When it comes to mainstream newspaper editors and columnists with targeted subject assignments, like the business section of a newspaper, one can often detect a point of view that isn’t necessarily in perfect accord with the subject’s primary consumers, but Providence Journal business editor John Kostrzewa’s column in today’s paper — titled “Minimum wage hike is only the start” — is really stunning.
Writing about the annual meeting of Rhode Island’s far-left pro-redistribution think tank, the Economic Progress Institute (formerly the Poverty Institute), Kostrzewa approvingly moves through some of the additional burdens that progressive activists wish to place on our already-struggling economy, such as this:
Many of those proposals come with a cost, to either employers or taxpayers, and a conference attendee asked where the revenue would come from to pay for the benefits or services.
Sarita Gupta, executive director of Jobs with Justice, a national organization, answered that it would take partnerships and creative ideas to raise revenue. She pointed to a proposal being studied in Connecticut to fine employers with 500 or more workers in the state $1 for each hour of work by an employee who earns less than $15 an hour. By some estimates, the proposal could raise from $189 million to $305 million a year.
How could a newspaper’s business guy convey that horrible, business-killing, big-government idea as simply, “Hey, here’s a thought”? It boggles the mind almost as much as his tone-deaf chiding of business owners for not attending an event geared toward those who want to take their money and tell them how to operate:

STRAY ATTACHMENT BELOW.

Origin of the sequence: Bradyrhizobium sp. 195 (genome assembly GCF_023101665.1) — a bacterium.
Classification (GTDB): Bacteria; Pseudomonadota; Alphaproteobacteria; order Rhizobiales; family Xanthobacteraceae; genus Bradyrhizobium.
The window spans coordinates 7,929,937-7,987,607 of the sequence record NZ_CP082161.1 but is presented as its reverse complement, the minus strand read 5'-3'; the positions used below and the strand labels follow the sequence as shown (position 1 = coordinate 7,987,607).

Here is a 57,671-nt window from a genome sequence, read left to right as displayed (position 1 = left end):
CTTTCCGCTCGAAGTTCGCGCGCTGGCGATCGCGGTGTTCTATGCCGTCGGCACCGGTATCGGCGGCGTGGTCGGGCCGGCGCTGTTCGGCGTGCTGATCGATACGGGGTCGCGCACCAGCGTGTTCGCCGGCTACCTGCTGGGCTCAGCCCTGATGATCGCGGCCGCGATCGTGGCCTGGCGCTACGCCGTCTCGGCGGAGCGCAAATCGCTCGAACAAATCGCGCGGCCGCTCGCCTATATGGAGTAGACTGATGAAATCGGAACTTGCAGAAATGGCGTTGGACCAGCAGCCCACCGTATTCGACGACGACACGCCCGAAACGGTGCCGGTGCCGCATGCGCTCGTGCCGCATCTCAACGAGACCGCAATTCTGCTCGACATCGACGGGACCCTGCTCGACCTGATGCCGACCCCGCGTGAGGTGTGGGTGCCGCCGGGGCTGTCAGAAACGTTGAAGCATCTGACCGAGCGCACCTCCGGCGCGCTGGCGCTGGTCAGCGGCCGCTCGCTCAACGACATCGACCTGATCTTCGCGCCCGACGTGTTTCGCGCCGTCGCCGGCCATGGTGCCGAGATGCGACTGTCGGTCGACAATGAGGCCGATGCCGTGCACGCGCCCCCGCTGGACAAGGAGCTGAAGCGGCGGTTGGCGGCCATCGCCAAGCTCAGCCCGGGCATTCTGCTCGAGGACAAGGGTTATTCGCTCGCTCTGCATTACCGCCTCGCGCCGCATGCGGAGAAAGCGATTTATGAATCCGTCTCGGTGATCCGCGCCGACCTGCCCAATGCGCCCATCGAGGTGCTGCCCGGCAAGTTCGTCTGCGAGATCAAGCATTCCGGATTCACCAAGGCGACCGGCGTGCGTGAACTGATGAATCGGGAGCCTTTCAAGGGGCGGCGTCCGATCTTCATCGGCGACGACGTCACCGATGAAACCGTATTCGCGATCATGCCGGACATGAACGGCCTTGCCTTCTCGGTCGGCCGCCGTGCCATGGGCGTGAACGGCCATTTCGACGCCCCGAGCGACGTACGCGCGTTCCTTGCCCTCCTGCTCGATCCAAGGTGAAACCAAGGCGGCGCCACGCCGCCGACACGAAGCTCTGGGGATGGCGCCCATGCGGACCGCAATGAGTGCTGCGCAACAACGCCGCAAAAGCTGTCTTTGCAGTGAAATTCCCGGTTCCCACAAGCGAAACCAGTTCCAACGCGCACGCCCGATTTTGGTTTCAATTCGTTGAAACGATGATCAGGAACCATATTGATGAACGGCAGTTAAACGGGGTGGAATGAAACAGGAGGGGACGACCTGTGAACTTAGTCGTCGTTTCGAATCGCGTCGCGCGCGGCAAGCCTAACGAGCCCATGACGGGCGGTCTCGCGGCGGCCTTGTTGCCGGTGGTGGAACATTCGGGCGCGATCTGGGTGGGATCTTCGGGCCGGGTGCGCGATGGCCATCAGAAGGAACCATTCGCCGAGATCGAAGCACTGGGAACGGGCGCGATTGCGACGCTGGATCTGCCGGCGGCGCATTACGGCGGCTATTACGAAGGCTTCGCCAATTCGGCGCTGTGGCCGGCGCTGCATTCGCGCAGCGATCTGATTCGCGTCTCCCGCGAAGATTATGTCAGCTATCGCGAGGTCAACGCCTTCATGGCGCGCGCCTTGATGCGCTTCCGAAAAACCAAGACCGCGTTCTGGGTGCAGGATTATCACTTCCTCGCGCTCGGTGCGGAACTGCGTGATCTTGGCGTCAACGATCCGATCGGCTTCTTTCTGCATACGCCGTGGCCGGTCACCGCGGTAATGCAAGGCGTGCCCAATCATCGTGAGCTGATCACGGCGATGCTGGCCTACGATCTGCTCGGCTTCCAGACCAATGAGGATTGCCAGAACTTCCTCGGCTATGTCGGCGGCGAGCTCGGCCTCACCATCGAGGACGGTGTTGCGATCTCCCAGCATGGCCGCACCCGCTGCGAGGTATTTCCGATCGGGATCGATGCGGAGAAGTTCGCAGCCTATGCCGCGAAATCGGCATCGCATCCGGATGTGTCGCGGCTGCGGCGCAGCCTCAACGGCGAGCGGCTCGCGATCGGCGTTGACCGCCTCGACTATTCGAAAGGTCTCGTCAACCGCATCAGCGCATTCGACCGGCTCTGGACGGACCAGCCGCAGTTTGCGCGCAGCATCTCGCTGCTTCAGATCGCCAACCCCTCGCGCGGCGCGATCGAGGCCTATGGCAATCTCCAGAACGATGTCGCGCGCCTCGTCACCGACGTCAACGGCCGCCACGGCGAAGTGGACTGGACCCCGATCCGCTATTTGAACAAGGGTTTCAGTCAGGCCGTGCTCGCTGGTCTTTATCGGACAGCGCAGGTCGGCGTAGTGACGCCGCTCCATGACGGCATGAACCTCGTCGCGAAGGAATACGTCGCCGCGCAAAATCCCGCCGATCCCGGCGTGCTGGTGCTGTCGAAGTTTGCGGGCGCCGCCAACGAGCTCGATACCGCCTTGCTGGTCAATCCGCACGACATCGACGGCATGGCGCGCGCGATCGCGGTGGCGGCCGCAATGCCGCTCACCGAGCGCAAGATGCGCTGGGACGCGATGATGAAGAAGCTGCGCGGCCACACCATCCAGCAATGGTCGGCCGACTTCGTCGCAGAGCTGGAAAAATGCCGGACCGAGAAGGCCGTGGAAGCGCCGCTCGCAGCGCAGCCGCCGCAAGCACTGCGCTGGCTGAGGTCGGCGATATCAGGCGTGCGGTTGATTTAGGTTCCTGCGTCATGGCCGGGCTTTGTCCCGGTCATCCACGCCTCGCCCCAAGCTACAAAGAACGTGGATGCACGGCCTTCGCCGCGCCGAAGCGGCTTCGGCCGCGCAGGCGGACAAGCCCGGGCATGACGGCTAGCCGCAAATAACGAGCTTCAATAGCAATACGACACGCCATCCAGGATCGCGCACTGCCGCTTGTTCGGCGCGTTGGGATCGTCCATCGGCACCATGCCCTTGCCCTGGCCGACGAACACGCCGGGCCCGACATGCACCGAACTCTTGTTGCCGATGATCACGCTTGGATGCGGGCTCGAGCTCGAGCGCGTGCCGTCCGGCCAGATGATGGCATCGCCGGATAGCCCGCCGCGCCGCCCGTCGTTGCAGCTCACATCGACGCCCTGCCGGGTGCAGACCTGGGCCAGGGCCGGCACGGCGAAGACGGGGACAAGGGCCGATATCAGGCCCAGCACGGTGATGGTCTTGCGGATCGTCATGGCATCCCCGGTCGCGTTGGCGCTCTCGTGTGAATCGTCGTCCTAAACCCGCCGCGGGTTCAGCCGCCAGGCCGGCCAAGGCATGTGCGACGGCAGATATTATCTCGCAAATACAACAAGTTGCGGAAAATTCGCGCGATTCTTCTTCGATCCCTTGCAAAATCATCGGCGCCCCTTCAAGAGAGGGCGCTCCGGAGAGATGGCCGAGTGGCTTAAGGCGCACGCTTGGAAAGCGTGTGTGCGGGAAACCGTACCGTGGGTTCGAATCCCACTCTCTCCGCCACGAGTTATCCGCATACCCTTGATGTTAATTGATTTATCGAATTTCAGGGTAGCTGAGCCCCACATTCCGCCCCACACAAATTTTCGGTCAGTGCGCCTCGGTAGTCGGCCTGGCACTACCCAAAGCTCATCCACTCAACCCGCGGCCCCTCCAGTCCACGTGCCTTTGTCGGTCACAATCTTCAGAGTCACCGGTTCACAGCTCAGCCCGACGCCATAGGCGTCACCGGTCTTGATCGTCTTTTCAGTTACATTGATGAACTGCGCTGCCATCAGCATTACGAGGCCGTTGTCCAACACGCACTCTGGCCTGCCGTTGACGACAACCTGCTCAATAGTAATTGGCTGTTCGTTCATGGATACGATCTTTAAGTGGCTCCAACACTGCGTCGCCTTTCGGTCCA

But Raimondo and Paiva Weed were among only a few public officials in the crowd. There were not many business owners there, either.
That’s a missed opportunity, because the election showed it’s time for a wider discussion among public and private leaders about the anxieties of working people, and the government’s role in providing relief.
If anybody needs more indication of why Rhode Island is struggling as it is, Kostrzewa provides a doozy. The one brief nod toward the damage that these policies could do to businesses and the economy reads as if some copyeditor questioned publishing a business column without some mention of policies’ possible effects on businesses.
With the business pages now a collection of outside content and standard reports, one wonders why the Projo bothers to publish another left-wing redistributionist columnist in that space. It’s certainly not to provide any ideological balance to the paper’s overwhelmingly progressive bias.